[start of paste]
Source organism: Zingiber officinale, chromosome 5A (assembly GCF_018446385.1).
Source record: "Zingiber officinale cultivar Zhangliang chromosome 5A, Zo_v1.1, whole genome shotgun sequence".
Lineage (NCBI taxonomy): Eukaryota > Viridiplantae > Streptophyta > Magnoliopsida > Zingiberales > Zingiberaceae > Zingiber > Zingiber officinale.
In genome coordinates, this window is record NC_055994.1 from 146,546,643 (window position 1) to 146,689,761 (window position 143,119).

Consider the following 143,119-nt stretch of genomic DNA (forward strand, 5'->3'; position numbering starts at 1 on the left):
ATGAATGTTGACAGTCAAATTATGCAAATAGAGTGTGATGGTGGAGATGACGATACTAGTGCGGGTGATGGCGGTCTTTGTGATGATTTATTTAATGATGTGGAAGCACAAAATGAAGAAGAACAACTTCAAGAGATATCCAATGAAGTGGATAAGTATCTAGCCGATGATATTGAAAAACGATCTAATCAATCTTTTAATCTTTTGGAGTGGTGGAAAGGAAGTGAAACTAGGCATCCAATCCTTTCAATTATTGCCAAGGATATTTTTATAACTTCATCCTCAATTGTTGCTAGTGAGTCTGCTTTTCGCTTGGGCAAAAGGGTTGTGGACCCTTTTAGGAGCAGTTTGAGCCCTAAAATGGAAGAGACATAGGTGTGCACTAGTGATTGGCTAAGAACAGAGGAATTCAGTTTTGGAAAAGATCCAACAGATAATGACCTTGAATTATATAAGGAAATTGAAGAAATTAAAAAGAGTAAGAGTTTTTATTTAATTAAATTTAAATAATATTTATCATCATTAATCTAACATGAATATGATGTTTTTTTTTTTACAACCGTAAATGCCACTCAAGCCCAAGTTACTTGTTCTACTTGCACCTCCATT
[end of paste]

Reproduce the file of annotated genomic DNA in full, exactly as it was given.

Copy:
Source organism: Zingiber officinale, chromosome 5A (assembly GCF_018446385.1).
Source record: "Zingiber officinale cultivar Zhangliang chromosome 5A, Zo_v1.1, whole genome shotgun sequence".
Lineage (NCBI taxonomy): Eukaryota > Viridiplantae > Streptophyta > Magnoliopsida > Zingiberales > Zingiberaceae > Zingiber > Zingiber officinale.
In genome coordinates, this window is record NC_055994.1 from 146,546,643 (window position 1) to 146,689,761 (window position 143,119).

Consider the following 143,119-nt stretch of genomic DNA (forward strand, 5'->3'; position numbering starts at 1 on the left):
ATGAATGTTGACAGTCAAATTATGCAAATAGAGTGTGATGGTGGAGATGACGATACTAGTGCGGGTGATGGCGGTCTTTGTGATGATTTATTTAATGATGTGGAAGCACAAAATGAAGAAGAACAACTTCAAGAGATATCCAATGAAGTGGATAAGTATCTAGCCGATGATATTGAAAAACGATCTAATCAATCTTTTAATCTTTTGGAGTGGTGGAAAGGAAGTGAAACTAGGCATCCAATCCTTTCAATTATTGCCAAGGATATTTTTATAACTTCATCCTCAATTGTTGCTAGTGAGTCTGCTTTTCGCTTGGGCAAAAGGGTTGTGGACCCTTTTAGGAGCAGTTTGAGCCCTAAAATGGAAGAGACATAGGTGTGCACTAGTGATTGGCTAAGAACAGAGGAATTCAGTTTTGGAAAAGATCCAACAGATAATGACCTTGAATTATATAAGGAAATTGAAGAAATTAAAAAGAGTAAGAGTTTTTATTTAATTAAATTTAAATAATATTTATCATCATTAATCTAACATGAATATGATGTTTTTTTTTTTACAACCGTAAATGCCACTCAAGCCCAAGTTACTTGTTCTACTTGCACCTCCATT